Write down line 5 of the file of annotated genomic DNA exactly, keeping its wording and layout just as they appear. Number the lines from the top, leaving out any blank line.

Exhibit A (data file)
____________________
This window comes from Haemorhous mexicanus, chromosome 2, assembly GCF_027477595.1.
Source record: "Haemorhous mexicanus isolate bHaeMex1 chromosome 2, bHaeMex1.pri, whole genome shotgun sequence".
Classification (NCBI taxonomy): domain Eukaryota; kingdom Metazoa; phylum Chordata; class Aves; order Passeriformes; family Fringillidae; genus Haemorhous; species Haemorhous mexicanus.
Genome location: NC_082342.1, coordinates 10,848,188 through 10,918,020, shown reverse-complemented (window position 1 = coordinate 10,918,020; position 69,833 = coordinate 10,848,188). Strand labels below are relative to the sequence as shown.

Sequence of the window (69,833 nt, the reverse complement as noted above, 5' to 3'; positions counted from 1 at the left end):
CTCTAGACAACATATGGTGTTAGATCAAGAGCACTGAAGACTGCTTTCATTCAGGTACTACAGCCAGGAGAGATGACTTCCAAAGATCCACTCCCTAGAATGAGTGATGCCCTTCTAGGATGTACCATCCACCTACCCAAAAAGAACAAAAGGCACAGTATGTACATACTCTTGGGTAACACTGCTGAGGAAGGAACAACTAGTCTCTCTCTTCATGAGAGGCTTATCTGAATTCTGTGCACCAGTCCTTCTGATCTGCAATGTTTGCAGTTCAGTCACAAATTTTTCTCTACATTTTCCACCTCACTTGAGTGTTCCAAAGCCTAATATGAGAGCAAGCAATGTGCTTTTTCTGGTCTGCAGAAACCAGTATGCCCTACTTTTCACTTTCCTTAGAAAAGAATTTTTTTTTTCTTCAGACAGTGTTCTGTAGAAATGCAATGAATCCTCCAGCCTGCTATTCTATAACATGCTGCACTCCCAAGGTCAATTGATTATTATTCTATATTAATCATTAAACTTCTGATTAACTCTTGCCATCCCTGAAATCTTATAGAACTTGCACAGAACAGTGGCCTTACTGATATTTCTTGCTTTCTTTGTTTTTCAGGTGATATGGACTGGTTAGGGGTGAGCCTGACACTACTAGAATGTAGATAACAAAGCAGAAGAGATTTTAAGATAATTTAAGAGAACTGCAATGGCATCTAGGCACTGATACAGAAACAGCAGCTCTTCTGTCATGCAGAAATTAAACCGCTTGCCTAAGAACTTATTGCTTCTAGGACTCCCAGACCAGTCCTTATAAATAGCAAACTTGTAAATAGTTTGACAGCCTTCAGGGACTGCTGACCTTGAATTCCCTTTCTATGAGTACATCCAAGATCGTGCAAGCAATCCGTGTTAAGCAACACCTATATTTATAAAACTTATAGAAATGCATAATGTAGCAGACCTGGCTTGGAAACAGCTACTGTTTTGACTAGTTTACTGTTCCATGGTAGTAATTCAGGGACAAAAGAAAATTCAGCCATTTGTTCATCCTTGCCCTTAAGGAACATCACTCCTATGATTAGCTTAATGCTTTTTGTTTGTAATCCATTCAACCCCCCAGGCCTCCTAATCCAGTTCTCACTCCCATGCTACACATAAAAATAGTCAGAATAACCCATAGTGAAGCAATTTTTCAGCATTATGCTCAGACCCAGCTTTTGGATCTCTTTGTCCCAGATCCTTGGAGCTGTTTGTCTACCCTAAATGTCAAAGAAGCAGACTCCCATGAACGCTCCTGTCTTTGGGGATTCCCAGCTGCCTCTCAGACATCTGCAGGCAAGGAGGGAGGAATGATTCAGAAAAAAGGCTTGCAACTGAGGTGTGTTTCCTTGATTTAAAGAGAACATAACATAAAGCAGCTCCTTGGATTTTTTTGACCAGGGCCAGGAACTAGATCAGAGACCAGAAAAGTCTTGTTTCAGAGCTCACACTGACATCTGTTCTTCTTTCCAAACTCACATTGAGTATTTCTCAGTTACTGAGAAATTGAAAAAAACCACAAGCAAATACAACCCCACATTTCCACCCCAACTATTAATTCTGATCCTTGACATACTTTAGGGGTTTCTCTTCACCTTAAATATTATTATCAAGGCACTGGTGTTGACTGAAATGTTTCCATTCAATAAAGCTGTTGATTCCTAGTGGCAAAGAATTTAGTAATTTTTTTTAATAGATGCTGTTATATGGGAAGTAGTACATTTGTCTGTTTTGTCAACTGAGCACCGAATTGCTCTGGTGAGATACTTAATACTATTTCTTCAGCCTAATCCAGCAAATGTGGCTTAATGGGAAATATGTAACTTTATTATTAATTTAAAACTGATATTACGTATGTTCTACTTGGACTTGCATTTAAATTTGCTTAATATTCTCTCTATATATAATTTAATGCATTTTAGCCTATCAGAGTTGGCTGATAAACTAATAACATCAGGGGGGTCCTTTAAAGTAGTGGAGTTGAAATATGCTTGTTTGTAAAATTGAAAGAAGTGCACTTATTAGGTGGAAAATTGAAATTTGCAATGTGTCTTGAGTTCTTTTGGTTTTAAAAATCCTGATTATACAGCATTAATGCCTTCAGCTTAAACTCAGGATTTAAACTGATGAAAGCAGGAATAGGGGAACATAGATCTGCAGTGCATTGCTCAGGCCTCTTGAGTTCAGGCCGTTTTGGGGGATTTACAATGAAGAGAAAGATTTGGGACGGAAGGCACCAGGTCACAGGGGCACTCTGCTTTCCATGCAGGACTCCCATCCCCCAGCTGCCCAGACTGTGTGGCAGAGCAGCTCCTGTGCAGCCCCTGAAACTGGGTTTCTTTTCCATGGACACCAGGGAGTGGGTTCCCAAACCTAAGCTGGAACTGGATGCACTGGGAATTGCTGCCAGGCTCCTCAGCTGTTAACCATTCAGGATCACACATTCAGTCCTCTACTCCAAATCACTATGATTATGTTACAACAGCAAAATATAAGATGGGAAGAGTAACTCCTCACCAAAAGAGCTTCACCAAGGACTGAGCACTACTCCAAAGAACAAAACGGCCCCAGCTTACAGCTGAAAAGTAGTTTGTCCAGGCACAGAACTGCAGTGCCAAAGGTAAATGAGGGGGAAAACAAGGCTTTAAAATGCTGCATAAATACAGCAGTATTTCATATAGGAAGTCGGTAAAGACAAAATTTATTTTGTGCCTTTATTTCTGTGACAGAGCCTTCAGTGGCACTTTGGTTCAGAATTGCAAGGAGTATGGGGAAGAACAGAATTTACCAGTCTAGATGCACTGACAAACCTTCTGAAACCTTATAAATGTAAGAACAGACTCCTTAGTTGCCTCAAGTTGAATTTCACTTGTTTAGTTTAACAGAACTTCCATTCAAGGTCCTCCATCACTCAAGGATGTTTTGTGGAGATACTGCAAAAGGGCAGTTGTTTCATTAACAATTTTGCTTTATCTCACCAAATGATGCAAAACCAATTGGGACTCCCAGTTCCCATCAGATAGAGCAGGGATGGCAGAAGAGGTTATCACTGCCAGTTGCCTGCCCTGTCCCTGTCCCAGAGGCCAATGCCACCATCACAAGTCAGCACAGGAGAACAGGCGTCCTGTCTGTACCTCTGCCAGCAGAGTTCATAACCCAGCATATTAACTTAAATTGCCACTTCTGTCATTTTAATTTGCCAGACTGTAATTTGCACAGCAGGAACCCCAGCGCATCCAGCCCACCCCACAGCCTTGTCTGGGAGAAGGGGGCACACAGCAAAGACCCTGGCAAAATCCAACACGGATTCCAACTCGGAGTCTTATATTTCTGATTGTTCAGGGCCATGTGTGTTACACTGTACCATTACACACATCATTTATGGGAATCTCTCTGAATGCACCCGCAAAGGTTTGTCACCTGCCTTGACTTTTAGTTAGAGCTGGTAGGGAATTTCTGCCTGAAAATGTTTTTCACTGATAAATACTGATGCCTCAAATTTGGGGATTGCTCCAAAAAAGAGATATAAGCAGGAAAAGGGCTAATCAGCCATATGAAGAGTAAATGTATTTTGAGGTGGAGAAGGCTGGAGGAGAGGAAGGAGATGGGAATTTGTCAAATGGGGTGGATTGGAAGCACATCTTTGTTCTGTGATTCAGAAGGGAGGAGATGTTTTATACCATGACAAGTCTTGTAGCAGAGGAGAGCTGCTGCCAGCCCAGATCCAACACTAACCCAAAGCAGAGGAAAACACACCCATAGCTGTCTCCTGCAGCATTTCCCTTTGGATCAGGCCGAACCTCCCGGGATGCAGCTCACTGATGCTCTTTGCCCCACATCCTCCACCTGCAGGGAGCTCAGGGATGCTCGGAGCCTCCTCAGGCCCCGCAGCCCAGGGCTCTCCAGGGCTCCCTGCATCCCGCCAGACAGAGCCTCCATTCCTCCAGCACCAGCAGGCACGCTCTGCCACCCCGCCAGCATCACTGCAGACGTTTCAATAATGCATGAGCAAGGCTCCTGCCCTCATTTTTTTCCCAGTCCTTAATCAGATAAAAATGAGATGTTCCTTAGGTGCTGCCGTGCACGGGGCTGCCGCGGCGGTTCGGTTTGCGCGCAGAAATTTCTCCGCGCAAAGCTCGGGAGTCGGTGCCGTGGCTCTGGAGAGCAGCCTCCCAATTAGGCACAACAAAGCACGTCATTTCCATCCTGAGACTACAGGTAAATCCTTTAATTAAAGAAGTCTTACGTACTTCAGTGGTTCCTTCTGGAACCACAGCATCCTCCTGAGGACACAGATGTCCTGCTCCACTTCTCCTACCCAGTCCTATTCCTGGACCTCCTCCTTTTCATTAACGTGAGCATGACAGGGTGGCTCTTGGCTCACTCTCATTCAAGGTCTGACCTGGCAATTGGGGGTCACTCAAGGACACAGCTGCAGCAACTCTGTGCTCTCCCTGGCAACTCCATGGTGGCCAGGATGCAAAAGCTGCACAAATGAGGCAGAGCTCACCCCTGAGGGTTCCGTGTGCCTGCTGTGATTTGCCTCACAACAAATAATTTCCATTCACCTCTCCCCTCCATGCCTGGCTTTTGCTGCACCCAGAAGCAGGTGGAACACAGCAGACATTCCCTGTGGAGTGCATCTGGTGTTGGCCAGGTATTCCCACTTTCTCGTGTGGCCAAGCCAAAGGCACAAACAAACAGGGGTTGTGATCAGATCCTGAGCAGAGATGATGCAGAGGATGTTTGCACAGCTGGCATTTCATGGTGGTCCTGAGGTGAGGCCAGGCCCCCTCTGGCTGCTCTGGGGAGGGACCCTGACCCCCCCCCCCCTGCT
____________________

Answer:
Sequence of the window (69,833 nt, the reverse complement as noted above, 5' to 3'; positions counted from 1 at the left end):